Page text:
Autumn // Herbst

Autumn, is that you? You snuck in the back gate, didn’t you, clipping an hour or so of light from the evenings, pulling armfuls of red leaves down from the trees. But you’re looking good, you’re looking good. I can’t help but note the pumpkins are selling out faster than the shops can stock them, and lebkuchen is already on the supermarket shelves. Please don’t skip ahead too quickly.

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I was never much one for seasons – I was happy with just one, Summer. At a stretch, I could do Spring, because Spring carries with it this sense of excitement, anticipation. My mother, on the other hand, World’s Best Gardener, has always waxed lyrical about the seasons, Autumn being her favourite. To me, Autumn was always a quick slide into Winter. I could understand its pull – red leaves, pumpkin soup, cosy nights, the smell of wood smoke – but Winter was always waiting.

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Autumn in Mum’s garden.

Since being here, I’ve started to get the whole season thing. Parcels of time, so neatly delineated, the switches so obvious, the markers of time so clear. Winter is stark, naked, freezing. Spring air rustles with new growth. Summer days are long and warm. And Autumn, she is smoky and golden. She still means Winter is just around the corner, with her pitch-black mornings and icy fingers that will wrap triumphantly, greedily, around more months than are her share – but that’s okay. Winter is another thing I have gotten a little better at since living here. A little. Probably only because Winter means Christmas and glühwein and markets and twenty-four little boots strung up across the wall, stuffed with treats.

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I found myself in Nürnberg this week and had a pumpkin spice latte. We don’t have Starbucks in Weiden (not because Weiden is steadfastly devoid of all things inauthentic/American/chain storeish, but because there are only so many cafes that can fit in an Altstadt the size of a pea that already has several cafes with names featuring ‘bean’) so it’s always a novelty. The young barista at the machine was a little uncertain as to quite how to make it, checking to see if I had ever had it before, if I’d be able to compare his concoction with previous experience. He was going for the salted caramel shaker when a co-worker stopped him, ‘nein, das ist für Salzkaramellatte!’ Whatever he did with my latte, it was spicy and sweet and comforting.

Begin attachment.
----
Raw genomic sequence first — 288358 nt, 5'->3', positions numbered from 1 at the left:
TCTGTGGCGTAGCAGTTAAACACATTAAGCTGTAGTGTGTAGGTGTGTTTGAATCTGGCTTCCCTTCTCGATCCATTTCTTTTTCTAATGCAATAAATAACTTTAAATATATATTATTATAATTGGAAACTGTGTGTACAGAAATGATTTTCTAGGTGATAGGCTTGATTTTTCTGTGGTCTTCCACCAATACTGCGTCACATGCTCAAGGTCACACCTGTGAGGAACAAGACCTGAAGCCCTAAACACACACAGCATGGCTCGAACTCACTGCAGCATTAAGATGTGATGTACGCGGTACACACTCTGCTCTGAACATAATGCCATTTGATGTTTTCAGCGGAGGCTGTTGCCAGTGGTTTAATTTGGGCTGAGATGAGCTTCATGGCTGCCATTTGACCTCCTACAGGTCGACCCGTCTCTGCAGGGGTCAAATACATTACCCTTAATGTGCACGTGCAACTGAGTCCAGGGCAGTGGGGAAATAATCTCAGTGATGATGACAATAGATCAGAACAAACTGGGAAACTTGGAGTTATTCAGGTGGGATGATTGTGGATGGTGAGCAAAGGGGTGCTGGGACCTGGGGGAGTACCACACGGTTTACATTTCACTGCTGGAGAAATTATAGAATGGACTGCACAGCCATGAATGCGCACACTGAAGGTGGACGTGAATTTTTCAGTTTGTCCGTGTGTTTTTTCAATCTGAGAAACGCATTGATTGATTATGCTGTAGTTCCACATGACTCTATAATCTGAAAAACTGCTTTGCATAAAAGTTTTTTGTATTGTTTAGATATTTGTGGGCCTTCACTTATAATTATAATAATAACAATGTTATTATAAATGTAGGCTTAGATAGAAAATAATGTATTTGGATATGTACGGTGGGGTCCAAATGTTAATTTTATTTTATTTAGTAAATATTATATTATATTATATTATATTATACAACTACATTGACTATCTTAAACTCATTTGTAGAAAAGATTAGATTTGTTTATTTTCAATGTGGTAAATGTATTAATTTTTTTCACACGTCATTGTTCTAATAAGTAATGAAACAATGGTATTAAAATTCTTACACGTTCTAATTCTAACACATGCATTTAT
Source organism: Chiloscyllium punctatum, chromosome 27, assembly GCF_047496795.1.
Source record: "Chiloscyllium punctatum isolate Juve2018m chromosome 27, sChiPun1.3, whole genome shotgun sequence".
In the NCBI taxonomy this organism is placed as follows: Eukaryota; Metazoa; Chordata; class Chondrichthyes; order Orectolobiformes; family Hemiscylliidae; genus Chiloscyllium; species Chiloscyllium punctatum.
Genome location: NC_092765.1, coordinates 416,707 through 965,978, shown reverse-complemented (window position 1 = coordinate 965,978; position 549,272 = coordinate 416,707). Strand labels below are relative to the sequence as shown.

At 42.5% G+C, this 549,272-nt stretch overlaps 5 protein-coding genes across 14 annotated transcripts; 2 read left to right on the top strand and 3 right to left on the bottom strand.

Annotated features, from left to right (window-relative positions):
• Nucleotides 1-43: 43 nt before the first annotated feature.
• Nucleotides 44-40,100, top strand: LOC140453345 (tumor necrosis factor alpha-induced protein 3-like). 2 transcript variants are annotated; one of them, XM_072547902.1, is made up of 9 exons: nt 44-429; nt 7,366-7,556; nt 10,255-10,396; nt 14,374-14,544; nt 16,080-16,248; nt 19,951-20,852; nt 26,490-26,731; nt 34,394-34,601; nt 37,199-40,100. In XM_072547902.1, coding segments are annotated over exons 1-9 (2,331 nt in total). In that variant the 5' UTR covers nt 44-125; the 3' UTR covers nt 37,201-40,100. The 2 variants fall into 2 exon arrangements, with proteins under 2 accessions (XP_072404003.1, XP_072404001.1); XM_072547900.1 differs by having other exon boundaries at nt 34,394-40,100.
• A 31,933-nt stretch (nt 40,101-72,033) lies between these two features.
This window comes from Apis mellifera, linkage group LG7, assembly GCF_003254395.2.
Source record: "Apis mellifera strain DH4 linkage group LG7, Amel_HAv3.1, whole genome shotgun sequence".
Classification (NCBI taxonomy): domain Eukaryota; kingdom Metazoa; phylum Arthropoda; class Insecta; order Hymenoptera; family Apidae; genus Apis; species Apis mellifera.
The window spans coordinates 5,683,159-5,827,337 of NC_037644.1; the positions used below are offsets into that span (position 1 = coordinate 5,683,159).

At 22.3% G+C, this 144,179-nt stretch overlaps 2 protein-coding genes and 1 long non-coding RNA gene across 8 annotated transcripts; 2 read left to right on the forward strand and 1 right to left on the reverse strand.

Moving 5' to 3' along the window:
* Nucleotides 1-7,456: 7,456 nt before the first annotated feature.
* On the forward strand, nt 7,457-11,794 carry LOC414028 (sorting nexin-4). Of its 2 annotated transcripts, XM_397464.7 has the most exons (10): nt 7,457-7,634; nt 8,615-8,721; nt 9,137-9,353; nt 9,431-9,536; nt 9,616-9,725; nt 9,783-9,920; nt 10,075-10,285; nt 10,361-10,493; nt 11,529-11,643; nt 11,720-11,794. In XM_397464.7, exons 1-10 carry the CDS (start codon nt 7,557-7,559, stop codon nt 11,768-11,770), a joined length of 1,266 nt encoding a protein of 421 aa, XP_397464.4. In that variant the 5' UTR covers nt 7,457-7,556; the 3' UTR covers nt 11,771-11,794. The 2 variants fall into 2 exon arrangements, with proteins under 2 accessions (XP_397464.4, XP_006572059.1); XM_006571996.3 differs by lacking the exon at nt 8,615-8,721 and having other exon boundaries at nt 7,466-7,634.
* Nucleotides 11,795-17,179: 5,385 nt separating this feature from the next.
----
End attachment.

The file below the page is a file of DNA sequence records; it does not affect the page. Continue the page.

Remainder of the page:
Autumn, you can stay a while.

*** I’m trying something new! A challenge! And my God, you’ll have to bear with me while I do. For the sake of practice, progress, and keeping my little brain busy, I have decided each Friday I will write an English post and then translate it into German. It will be messy, unattractive and basic. SG has obviously been called in for some assistance (although he claims my English is difficult to translate). Here goes nothing … ***

Herbst, bist du da? Du hast dich durch die hinter Tür Hintertür geschlichen, du hast schon eine Stunde des Tageslichts gestohlen und nimmst händeweise rote Blätter von den Bäumen. Aber du siehst gut aus, du siehst gut aus. Ich habe bemerkt, dass die Kürbisse schneller ausverkauft sind als die Händler sie bereitstellen können, auch Lebkuchen sind schon in den Regalen. Bitte sei nicht so schnell.

Mir sind Jahreszeiten egal. Ich war nur mit einer glücklich – Sommer. Wenn ich mich entscheiden müsste, wäre Frühling auch in Ordnung, denn der Frühling bringt Vorfreude mit sich. Meine Mama, beste Gärtnerin der Welt, hat immer über die Jahreszeit mit sehr viel Liebe gesprochen. Herbst ist ihre Lieblingszeit. Für mich ging der Herbst immer schnell in den Winter über. Ich konnte seinen Charme verstehen – rote Blätter, Kürbissuppe, gemütliche Abende, die der Geruch von brennendem Holz – aber der Winter hat immer gewartet.